Disclaimer: Most of my articles are going to be real simple. I'm not sure if it’s the multiple concussions from college, but when I learn things, I have to break them down to their simplest form so I can remember and implement them. Some say making things simple is the sign of a good teacher or coach, so maybe I’ll roll with that angle. In the end, I thought this might be a good fit for me on the site: taking complex ideas and stripping them down to bare bones so everyone can use them.

I think there is a big misconception that following a conjugate model requires a very complex system or is only for elite, highly-trained athletes. Hopefully, we can dispel some of those myths and show how simple the system is and how it can be used by anyone in any setting and produce great results.

The original conjugate model was adapted from Russian methods that were used to train multiple sports in the old Soviet Olympic sport training system. It was not invented by Louie Simmons — it was modified and popularized by him. I will, however, say this: most of the time that we steal ideas from Westside, they work very well. Louie has brought to light the use of box squats, chains, bands, reverse hypers, GHRs, three-week waves, circa max, and on and on. While these are all elements that help make the conjugate method a successful system, they are not what conjugate is. They are only tools used within the system. Just because you box squat with chains on the bar does not "make you Westside."

WATCH: Nate Harvey — Training and Coaching with the Conjugate Method

For the purpose of this article, conjugate training will be defined as training multiple special strengths throughout the year by using varying methods within the weekly plan, in an effort to raise multiple traits the entire year as opposed to only during certain blocks of training. The opposite of this would be the old western or linear model of periodization. In order to maximize results, it is important to have some direction to your training and prioritize the traits you are pursuing as your athletes near competition season. As you lay out your athlete’s training, they should always work from general to specific. The simplest way to achieve this and keep it organized is to divide the days up into "lanes." This is a concept Dave mentioned to me on my trip to the compound that really hit home with me. I had always done it like this, but describing each portion of the daily training layout as a "lane" really made this point easy to understand.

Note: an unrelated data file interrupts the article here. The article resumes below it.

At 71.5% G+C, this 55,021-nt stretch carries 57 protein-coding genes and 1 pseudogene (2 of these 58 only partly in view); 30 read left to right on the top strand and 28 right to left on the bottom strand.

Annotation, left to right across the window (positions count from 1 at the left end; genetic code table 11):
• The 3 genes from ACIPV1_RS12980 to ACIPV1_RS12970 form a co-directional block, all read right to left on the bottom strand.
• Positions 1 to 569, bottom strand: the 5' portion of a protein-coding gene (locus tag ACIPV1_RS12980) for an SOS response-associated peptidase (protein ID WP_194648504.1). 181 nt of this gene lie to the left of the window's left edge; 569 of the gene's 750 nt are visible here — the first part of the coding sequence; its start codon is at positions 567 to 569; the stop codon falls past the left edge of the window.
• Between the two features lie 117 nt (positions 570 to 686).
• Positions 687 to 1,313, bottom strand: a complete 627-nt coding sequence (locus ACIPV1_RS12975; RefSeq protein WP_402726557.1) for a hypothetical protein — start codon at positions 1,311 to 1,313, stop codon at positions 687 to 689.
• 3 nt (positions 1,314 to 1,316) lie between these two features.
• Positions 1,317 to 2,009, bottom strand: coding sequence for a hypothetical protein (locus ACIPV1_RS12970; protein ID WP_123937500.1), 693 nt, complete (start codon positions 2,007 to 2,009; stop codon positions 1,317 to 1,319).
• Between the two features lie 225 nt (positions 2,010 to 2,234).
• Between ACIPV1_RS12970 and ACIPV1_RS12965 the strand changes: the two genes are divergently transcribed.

In the graph below we lay out the lanes and how to periodize each (download here). This shows lifting only. When you program, there are many factors to consider when working from general to specific. The ones that we focus on are sport duration, energy systems, sport movement, type of contraction, speed of contraction, special strengths required, and recovery modalities. Some of the considerations and examples will repeat. There are no absolute rules when programming your way through each lane. The important part is that you have some reasoning for progressing each the way you do.

Max Effort Upper

Screenshot 2017-04-11 15.50.16

Dynamic Effort Lower

Screenshot 2017-04-11 15.50.31

Dynamic Effort Upper

Screenshot 2017-04-11 15.50.46

Max Effort Lower

Screenshot 2017-04-11 15.51.09

Conjugate Lanes Download

I told you it was going to be simple. This should get your programming and your athletes’ training headed in the right direction. Don’t be the strength coach who plays exercise bingo and throws any random exercises into the program without thought and reasoning. And just so we’re clear, "to be more explosive" is not proper justification for any programming decision — EVER!

power rack